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Original Research ARTICLE

Front. Plant Sci., 13 June 2017 | https://doi.org/10.3389/fpls.2017.01016

Moderate Drought Stress Induces Increased Foliar Dimethylsulphoniopropionate (DMSP) Concentration and Isoprene Emission in Two Contrasting Ecotypes of Arundo donax

  • 1Tree and Timber Institute, National Research Council, Sesto Fiorentino, Italy
  • 2Department of Agrifood Production and Environmental Sciences, University of Florence, Sesto Fiorentino, Italy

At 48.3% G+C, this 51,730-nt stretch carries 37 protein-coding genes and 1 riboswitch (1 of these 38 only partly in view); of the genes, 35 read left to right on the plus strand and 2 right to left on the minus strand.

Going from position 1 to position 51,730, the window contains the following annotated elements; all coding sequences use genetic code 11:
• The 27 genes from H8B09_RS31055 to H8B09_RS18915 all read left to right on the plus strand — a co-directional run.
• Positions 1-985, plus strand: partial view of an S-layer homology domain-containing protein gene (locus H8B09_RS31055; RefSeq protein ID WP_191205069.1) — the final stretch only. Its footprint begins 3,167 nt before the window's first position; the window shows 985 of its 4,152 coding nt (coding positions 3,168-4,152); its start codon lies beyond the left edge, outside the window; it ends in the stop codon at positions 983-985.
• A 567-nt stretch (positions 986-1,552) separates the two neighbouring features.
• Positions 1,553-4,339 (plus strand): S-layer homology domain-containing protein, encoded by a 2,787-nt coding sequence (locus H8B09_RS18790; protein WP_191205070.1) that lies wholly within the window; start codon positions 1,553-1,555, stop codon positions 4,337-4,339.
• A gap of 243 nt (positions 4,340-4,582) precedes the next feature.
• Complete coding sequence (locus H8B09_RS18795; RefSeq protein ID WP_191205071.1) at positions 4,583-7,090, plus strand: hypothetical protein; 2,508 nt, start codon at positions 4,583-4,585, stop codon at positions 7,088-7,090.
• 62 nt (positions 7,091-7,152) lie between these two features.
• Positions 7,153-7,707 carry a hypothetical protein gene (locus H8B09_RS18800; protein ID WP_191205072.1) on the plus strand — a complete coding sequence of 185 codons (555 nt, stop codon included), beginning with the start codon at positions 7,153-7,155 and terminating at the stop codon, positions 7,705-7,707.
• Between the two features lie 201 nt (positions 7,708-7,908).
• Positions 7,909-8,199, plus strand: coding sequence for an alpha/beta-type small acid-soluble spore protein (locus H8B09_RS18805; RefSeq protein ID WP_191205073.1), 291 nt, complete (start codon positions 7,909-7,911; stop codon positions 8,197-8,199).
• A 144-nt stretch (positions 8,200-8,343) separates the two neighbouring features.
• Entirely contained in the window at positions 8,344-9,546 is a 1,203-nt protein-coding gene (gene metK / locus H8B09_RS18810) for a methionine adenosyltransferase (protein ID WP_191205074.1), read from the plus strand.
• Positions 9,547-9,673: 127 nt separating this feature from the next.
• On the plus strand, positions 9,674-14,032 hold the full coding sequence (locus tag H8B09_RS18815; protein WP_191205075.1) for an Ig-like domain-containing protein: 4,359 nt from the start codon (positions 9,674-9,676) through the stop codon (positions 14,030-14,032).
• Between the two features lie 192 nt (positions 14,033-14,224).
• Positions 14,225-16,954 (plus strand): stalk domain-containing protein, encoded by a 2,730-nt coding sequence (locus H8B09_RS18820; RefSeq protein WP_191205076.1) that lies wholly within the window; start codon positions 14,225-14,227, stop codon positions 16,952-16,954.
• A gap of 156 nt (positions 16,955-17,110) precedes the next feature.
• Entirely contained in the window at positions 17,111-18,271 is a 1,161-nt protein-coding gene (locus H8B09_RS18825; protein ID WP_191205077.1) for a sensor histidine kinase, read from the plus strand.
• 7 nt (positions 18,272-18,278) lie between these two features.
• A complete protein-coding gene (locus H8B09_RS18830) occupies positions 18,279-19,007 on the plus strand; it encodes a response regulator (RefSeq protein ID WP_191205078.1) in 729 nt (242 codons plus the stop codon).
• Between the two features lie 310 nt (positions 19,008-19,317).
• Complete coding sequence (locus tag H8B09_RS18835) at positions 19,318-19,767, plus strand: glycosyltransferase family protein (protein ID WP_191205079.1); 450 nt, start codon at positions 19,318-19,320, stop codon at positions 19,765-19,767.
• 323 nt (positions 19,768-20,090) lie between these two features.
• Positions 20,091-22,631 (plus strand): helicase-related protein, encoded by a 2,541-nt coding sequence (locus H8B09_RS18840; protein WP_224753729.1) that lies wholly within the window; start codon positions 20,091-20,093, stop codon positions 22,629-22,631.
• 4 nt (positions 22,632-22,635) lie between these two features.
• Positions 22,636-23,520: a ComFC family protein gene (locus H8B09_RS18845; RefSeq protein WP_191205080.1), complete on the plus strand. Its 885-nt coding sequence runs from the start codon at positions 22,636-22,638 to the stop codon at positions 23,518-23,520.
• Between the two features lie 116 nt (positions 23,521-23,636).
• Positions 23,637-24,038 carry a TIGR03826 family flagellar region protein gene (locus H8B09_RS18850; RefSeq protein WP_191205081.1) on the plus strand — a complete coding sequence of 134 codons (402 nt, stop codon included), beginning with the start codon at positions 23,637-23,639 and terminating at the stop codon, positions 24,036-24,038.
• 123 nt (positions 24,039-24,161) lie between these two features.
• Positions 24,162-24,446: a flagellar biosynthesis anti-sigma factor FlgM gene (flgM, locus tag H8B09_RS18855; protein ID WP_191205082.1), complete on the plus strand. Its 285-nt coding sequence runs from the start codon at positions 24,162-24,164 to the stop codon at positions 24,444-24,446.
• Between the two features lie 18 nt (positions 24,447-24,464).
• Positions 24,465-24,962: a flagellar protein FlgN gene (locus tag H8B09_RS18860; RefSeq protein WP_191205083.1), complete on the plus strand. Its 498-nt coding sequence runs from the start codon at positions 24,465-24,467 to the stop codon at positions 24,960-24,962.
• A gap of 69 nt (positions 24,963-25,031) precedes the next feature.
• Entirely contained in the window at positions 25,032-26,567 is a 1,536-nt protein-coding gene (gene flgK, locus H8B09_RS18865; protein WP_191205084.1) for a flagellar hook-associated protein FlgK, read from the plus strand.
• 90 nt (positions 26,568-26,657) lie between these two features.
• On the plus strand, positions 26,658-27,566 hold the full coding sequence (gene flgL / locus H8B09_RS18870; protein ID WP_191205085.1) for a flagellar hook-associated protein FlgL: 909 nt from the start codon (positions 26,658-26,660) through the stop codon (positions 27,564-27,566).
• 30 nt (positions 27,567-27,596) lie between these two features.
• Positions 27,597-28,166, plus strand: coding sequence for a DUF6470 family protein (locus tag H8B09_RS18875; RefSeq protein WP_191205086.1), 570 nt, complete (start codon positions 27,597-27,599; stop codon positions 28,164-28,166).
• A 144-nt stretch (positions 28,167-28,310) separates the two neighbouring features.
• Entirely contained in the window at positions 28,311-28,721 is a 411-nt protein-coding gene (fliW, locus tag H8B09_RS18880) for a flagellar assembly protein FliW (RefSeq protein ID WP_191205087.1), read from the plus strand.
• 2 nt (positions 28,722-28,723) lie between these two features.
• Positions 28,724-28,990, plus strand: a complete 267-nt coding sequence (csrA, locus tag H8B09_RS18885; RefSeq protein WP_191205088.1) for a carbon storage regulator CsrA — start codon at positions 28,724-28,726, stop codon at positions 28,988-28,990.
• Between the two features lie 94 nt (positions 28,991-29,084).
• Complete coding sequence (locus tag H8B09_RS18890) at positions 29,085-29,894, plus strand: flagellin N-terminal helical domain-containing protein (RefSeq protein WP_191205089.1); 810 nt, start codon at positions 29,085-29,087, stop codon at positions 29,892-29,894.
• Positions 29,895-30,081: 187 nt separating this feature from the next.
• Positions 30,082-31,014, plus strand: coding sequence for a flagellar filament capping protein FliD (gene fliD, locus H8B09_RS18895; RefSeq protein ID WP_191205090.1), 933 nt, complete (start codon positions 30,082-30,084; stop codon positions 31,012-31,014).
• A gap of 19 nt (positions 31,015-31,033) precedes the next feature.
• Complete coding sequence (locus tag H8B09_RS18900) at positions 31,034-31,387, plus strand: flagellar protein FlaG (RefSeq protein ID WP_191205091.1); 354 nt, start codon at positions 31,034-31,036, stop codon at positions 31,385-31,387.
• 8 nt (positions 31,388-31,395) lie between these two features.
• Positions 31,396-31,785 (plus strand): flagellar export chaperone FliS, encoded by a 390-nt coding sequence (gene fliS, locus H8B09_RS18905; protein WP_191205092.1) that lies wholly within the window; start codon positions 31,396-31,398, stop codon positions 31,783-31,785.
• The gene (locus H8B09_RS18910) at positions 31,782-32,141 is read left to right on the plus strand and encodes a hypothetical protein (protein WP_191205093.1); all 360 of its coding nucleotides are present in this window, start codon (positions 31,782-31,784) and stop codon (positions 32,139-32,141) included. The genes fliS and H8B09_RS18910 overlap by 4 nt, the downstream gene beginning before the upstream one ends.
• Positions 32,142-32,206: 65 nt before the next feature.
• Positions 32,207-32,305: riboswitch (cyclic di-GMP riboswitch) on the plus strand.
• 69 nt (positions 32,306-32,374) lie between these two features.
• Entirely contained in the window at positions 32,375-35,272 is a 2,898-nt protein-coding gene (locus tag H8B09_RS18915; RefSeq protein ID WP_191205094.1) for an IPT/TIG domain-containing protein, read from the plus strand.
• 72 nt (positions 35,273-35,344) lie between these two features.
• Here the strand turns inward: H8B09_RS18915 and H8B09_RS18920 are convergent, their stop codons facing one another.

• 3Institute of Biosciences and Bioresources, National Research Council, Sesto Fiorentino, Italy
  • 4Dipartimento di Agricoltura, Alimentazione e Ambiente, Università degli Studi di Catania, Catania, Italy
  • 5Department of Biology, Agriculture and Food Sciences, National Research Council, Rome, Italy